Definitions

pagoda

pagoda

[puh-goh-duh]
pagoda, name given in the East to a variety of buildings of tower form that are usually part of a temple or monastery group and serve as shrines. Those of India (see stupa) are chiefly pyramidal structures of masonry, tapering to an apex and elaborately adorned with carving and sculpture. In China the pagoda, derived from India, is one of the most characteristic architectural types and in general is devoted to sacred usage. Octagonal, hexagonal, or square in plan, they are built in superimposed stories, sometimes as many as 15; from each story projects an upward-curving tiled roof. The material most commonly used is brick, often faced with slabs of glazed and colored tile. A few date back to the T'ang dynasty (A.D. 618-906). In Japan the pagodas were introduced from China with Buddhism. They are usually square in plan and five stories high, each story having its projecting roof. Generally made of wood, they exhibit superb carpentry craftsmanship. The Horyu-ji tower near Nara, of the 7th cent., is a noted example.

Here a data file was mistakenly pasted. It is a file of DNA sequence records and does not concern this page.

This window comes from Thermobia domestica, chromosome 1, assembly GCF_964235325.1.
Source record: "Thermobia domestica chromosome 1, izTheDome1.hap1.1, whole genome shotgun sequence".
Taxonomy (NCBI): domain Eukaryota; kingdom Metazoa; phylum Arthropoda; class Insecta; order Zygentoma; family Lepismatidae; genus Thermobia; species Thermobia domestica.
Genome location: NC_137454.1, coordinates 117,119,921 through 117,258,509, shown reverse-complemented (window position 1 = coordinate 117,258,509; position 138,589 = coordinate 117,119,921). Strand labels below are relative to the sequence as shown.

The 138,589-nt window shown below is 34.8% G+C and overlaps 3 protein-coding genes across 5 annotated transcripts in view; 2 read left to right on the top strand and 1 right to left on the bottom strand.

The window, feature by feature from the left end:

A square pagoda of the Daigo Temple, Kyōto, Japan.

Towerlike multistoried structure of stone, brick, or wood, usually associated with a Buddhist temple complex and enshrining sacred relics. The pagoda evolved from the Indian stupa. The pagoda's crowning ornament is pyramidal or conical in Myanmar (Burma), Thailand, Cambodia, and Laos and bottle-shaped in the Tibet Autonomous Region of China. In other parts of China and in Korea and Japan, a pagoda is a tall tower repeating a basic story unit in diminishing proportions. The stories may be circular, square, or polygonal. The pagoda form is intended mainly as a monument and has very little usable interior space.

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Erythronium 'Pagoda' is a cultivar of the genus Erythronium in the family Liliaceae. It flowers in early spring.

This plant prefers partial shade and a light soil, rich in humus. Tubers must not get too hot or too dry in summer.

Propagation is either by seed in autumn or by division of bulbs when the leaves die down in summer.

This plant has been awarded the Royal Horticultural Society's Award of Garden Merit.

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